By 2017, incoming students at the University of California will need four more vaccinations, including those for measles and chicken pox, under a new rule announced Friday by the university.
Currently, the UC system requires only the vaccine for hepatitis B. The new plan, which has been in development for about a year, would add a screening for tuberculosis and shots for measles, mumps and rubella, meningitis, chicken pox, and tetanus, diphtheria and whooping cough.
All incoming students will be required to have the additional vaccines starting in fall 2016, and enforcement will begin in fall 2017, when students who have not been vaccinated will have their registration put on hold, though the university will allow for medical and religious exemptions.
UC spokeswoman Shelly Meron said the university does not keep data on the number of students who do not already have these vaccinations.
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The policy goes further than a 2002 executive order in the California State University system requiring students to get vaccinated for measles, rubella, hepatitis B and meningitis before enrolling. CSU also allows for exemptions based on medical considerations and religious or personal beliefs.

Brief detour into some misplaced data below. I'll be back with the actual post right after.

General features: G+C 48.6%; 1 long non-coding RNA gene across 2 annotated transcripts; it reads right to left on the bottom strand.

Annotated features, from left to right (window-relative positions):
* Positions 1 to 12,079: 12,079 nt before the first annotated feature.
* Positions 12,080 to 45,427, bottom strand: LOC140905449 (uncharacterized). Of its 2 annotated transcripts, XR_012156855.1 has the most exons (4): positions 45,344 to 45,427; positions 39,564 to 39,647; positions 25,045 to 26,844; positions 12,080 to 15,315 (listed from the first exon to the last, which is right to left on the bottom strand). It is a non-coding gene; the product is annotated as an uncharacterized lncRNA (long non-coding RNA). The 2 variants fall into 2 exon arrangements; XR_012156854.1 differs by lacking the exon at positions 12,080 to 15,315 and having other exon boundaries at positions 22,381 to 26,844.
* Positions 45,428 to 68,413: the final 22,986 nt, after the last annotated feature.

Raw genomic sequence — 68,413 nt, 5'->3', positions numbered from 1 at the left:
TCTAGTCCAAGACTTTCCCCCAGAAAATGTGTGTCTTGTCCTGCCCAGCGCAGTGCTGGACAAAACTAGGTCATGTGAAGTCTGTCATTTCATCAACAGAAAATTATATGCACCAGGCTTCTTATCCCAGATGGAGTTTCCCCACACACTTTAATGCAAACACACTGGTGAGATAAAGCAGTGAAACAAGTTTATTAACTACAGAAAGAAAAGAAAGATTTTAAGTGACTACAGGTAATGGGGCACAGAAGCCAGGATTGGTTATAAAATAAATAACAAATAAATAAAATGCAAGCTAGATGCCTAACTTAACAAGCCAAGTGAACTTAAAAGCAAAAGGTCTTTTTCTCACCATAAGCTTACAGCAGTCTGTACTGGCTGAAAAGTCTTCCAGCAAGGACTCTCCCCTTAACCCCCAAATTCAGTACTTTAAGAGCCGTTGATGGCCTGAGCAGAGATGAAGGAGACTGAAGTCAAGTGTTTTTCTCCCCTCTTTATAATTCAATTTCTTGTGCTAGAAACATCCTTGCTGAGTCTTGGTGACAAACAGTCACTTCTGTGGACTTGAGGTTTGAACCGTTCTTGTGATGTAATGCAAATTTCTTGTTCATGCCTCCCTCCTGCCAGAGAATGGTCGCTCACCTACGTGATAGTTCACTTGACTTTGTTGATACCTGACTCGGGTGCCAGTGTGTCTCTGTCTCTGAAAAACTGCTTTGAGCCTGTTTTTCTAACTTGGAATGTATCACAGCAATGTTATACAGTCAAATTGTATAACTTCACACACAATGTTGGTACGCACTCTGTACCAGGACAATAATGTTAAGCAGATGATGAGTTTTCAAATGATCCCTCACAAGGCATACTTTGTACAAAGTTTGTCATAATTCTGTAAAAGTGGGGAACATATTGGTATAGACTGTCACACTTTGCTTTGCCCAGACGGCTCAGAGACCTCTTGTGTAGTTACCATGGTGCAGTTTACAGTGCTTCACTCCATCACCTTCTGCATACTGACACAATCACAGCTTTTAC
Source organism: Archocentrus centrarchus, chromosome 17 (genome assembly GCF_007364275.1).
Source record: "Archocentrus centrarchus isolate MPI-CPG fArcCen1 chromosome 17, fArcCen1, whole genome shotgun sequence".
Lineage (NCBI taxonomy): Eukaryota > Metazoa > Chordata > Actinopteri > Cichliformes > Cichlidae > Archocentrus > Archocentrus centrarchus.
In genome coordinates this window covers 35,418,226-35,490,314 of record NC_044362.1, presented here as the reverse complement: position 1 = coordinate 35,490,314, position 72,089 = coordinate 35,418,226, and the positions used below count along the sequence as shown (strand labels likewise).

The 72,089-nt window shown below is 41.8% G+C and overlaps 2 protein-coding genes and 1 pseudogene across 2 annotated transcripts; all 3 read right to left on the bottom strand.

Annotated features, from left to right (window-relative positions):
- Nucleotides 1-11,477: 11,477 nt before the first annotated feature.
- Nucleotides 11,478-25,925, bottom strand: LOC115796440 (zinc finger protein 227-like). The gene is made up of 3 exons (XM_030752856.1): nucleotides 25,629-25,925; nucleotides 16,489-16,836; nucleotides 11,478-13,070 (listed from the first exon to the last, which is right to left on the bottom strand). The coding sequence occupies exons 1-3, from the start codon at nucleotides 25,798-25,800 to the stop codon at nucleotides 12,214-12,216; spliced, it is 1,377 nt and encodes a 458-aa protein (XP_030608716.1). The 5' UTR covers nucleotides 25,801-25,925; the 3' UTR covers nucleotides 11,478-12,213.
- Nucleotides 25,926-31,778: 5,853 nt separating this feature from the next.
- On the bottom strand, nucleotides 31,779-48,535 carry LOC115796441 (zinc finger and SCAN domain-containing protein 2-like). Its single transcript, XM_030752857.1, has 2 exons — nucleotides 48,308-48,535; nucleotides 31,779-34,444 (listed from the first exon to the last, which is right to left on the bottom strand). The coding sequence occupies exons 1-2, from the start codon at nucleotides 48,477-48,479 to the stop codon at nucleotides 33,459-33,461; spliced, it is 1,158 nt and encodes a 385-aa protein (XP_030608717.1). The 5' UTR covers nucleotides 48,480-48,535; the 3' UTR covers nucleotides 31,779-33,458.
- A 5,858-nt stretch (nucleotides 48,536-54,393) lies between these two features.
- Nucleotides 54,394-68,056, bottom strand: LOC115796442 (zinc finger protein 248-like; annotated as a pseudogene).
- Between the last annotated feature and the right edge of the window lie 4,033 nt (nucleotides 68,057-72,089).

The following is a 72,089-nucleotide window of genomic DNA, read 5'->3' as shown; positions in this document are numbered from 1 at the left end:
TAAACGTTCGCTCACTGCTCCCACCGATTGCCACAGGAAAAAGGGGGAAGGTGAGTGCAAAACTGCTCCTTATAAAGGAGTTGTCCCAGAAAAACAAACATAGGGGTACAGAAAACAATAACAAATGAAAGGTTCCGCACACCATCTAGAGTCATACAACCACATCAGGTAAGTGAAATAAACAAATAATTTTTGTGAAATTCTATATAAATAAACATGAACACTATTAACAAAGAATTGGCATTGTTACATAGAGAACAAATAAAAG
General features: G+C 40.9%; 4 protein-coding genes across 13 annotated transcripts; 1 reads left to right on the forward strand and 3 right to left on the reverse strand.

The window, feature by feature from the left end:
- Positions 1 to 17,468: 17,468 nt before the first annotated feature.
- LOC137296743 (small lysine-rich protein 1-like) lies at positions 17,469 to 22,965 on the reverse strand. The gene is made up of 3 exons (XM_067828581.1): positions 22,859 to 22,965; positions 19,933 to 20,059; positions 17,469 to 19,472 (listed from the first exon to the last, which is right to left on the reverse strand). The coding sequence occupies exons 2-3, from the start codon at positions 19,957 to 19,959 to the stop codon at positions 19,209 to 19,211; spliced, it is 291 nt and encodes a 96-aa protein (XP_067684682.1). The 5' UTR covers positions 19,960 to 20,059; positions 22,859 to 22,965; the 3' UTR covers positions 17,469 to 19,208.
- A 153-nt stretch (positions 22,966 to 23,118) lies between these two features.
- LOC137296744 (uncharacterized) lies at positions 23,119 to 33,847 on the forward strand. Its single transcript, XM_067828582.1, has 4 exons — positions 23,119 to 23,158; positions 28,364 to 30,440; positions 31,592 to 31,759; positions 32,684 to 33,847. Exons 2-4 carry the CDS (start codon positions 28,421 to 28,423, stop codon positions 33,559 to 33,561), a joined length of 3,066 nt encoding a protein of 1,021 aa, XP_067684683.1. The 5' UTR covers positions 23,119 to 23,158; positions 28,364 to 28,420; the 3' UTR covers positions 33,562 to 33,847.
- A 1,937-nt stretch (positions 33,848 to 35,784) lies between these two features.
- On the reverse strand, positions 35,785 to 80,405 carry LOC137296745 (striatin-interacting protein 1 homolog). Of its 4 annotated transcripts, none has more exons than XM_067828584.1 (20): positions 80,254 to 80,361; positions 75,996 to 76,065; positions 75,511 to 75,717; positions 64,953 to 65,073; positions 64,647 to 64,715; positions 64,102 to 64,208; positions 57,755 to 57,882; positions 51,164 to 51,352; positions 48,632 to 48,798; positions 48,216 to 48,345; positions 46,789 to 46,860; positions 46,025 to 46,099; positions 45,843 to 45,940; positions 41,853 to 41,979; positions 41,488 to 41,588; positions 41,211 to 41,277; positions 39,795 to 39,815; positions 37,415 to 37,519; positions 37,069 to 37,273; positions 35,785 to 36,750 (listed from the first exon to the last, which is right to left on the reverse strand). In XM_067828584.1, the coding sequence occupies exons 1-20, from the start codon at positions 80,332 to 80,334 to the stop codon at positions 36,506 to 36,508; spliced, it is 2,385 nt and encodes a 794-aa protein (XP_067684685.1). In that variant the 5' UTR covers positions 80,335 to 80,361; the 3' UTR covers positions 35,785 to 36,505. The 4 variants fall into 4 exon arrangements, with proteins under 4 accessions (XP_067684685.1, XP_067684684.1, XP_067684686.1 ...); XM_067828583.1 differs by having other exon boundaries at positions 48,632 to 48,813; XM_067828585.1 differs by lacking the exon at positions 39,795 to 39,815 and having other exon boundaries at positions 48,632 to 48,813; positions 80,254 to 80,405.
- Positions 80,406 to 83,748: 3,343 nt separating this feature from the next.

UC’s announcement comes amid debate over immunization. Recent outbreaks of whooping cough and measles, long thought eradicated, led to the introduction this week of a bill in the Legislature that would remove the state’s personal-belief exemption, and another in Congress that would require vaccinations for children in Head Start preschools nationwide.
State Superintendent of Public Instruction Tom Torlakson also released a statement Friday urging parents of California students to vaccinate their children and “avoid crippling, debilitating, and costly diseases.”
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